“Severe weather” to most means flooding, tornadoes, and hurricanes, but our atmosphere can also produce other hazards.  Tuesday, the setup across the northern great lakes has prompted an Air Quality Alert for portions of Southern Michigan and Northwest Indiana.

The Setup

How does the weather have an impact on air quality?  The answer is found in the features in place across the midwest, coupled with its location.  High pressure has settled in across the Great Lakes, behind a weak cold front.  Conditions at the surface have not changed much behind the front, but the real impact can be seen aloft, with drier air creating nearly cloudless skies across the region.

Cloudless skies and high pressure may sound promising, but in this case, it creates a dome of high pressure with little wind.  Combine that with the industrial activities that happen in the greater Chicago and Detroit areas, and the fumes become trapped around these regions.

 

“The calm winds will cause local stagnation as mobile and industrial fumes have nowhere to go. Under an intense July sun and humid conditions, elevated afternoon ozone concentrations are likely to occur, especially in the Detroit area.” -Michigan Department of Environmental Quality

Ozone maps provided by the Michigan Department of Environmental Quality, with the shaded regions showing the variation in air quality across the state.

What To Do

The Michigan Department of Environmental Quality has issued an Action Day for counties in far Southwest and Southeast Michigan, due to elevated ozone levels across the region.  Following that, the National Weather Service has issued an Air Quality Alert.

“People and businesses are urged to avoid activities which lead to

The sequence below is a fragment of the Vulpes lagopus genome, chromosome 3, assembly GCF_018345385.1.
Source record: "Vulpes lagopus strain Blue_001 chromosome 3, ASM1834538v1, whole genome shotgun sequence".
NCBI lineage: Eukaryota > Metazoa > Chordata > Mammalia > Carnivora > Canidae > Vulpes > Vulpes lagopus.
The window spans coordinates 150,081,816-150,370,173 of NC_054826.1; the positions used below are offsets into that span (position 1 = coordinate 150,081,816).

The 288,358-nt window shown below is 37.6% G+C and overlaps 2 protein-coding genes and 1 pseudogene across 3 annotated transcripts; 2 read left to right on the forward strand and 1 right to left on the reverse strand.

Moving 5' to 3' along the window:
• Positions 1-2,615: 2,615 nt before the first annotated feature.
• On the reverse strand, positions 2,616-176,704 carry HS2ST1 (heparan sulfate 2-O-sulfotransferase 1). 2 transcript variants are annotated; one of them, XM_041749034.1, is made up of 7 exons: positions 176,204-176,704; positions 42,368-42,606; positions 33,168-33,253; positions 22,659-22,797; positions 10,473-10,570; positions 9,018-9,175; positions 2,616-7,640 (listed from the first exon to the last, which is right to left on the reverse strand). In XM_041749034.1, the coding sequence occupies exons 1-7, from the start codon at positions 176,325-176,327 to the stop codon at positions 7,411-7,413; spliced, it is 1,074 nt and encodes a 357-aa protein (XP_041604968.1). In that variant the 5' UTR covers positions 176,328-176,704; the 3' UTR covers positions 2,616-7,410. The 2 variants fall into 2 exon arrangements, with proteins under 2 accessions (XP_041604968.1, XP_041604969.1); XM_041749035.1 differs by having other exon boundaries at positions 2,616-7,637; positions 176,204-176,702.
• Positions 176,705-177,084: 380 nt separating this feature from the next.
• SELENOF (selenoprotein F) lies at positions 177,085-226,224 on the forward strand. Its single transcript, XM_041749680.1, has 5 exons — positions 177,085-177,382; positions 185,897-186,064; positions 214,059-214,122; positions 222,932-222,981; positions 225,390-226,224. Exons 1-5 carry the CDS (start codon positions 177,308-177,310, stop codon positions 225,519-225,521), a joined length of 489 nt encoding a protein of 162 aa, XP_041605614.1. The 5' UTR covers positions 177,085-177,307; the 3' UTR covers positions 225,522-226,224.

ozone formation. These activities include…refueling vehicles or
topping off when refueling, using gasoline powered lawn equipment
and using charcoal lighter fluid. Positive activities include…car
pooling, biking to work, delaying or combining errands and using
water based paints.”-US National Weather Service Detroit

Groups that are more vulnerable to ozone include young and elderly persons, individuals who have respiratory issues such as asthma  and those who spend much of the day outside.  For these groups, limiting outdoor activities and spending time in well ventilated areas can provide relief.

For further information on the air quality in your area, please visit the Michigan Department of
Environmental Quality Page

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About Kevin Thiel

Kevin is a Meteorology Major and Mathematics Minor at Ohio University, with an interest for thunderstorm electrification and research. On campus, he serves as President of the AMS Student Chapter, along with Webmaster and Forecaster for the campus atmospheric lab. This past summer, Kevin interned at the National Weather Service office in Miami, Florida, using lightning and radar data to study severe thunderstorm potential. One day, Kevin hopes to enter into field of academia and research, or become a forecaster with the Storm Prediction Center.
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